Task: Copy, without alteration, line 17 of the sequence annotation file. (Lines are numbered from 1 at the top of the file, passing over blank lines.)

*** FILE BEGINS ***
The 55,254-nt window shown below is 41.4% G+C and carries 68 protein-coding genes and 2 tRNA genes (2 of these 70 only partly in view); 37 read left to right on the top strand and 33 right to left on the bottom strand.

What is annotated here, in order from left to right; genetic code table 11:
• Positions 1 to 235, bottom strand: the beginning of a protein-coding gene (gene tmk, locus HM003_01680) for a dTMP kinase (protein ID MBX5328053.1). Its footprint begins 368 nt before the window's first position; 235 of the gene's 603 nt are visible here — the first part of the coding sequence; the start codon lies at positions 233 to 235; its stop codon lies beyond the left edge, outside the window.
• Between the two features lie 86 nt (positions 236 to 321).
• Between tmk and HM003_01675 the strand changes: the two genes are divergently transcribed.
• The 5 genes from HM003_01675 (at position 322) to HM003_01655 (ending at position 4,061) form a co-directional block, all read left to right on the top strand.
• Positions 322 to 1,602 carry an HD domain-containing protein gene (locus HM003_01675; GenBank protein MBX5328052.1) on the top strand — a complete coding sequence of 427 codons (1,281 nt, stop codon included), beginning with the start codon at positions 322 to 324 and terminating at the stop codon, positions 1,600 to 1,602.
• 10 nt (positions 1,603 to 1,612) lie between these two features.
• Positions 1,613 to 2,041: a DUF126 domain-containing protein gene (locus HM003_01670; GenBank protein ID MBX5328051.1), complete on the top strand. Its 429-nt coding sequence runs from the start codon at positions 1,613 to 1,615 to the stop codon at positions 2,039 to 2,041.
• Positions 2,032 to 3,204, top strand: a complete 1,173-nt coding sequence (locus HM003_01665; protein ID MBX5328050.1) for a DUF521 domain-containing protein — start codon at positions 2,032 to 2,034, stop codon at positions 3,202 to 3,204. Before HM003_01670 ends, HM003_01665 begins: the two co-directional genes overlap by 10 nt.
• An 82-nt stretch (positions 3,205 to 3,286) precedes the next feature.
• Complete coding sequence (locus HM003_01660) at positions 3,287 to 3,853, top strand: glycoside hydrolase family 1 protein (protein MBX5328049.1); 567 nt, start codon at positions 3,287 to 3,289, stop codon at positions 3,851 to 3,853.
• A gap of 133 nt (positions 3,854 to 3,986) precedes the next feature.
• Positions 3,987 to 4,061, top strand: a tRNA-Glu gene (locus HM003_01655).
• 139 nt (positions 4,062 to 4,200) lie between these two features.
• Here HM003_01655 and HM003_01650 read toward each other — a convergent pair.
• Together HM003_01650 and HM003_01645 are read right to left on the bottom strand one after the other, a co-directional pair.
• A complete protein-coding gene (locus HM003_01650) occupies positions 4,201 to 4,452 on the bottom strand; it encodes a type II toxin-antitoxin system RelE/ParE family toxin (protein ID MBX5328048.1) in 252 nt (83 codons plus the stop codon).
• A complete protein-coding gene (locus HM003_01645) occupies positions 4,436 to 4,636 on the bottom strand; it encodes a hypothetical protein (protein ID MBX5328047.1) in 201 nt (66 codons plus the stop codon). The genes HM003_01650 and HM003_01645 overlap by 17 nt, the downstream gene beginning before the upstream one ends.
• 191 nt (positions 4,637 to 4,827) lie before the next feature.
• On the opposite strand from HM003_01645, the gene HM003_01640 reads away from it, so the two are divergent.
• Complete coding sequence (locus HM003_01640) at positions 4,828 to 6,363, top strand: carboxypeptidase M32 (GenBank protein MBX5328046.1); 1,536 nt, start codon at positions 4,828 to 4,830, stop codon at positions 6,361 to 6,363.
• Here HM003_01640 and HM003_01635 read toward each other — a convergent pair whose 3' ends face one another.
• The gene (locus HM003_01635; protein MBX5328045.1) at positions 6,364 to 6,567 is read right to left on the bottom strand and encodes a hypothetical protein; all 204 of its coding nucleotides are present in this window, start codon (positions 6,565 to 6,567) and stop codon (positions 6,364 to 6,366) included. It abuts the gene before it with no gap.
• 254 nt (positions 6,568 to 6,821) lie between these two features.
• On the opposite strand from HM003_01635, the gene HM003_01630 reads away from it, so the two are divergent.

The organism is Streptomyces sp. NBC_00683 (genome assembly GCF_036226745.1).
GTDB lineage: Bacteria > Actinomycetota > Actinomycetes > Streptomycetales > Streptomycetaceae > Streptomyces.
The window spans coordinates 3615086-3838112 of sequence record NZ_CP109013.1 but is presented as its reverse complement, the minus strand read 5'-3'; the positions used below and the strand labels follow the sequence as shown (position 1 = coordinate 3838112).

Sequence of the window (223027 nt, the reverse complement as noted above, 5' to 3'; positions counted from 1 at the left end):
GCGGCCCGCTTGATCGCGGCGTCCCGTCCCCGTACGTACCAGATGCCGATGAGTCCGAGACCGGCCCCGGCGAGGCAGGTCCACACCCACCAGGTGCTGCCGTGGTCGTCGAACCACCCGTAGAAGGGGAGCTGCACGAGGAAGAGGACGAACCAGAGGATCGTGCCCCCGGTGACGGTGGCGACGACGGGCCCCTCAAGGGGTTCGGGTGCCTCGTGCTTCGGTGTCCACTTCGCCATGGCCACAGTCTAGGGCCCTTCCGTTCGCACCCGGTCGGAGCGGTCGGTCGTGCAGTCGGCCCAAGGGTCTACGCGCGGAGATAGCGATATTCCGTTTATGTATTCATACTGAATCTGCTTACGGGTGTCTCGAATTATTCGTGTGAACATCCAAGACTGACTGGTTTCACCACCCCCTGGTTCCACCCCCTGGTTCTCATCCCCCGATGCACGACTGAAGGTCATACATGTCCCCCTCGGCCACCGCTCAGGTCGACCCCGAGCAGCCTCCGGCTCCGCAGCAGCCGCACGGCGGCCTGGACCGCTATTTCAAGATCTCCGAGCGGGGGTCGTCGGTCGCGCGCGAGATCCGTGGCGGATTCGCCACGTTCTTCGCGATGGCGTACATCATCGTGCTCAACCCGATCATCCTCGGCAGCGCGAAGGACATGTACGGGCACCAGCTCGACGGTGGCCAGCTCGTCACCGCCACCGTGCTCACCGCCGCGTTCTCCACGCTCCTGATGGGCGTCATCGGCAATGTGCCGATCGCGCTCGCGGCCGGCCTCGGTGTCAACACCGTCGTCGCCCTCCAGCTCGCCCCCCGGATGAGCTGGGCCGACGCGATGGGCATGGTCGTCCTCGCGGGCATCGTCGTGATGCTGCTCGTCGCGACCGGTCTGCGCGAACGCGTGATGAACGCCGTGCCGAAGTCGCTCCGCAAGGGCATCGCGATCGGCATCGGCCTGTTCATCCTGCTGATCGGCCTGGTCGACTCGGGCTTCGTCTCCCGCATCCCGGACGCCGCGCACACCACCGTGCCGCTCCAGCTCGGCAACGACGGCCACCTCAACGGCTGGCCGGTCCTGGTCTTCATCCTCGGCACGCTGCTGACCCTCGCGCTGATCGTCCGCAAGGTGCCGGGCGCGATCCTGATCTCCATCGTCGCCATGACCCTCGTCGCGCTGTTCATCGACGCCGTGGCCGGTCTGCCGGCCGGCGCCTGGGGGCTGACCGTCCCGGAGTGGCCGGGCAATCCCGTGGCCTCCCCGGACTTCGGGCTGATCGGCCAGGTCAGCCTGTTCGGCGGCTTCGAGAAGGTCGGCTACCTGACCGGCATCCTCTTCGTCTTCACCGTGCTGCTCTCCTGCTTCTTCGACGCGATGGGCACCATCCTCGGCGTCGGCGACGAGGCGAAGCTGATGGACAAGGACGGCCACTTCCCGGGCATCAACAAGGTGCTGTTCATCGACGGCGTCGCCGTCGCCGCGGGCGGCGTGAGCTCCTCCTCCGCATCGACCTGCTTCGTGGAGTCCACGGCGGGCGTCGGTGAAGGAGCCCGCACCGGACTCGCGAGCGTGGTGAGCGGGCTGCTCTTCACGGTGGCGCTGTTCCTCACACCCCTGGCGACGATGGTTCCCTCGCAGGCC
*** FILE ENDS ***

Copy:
• Together HM003_01650 and HM003_01645 are read right to left on the bottom strand one after the other, a co-directional pair.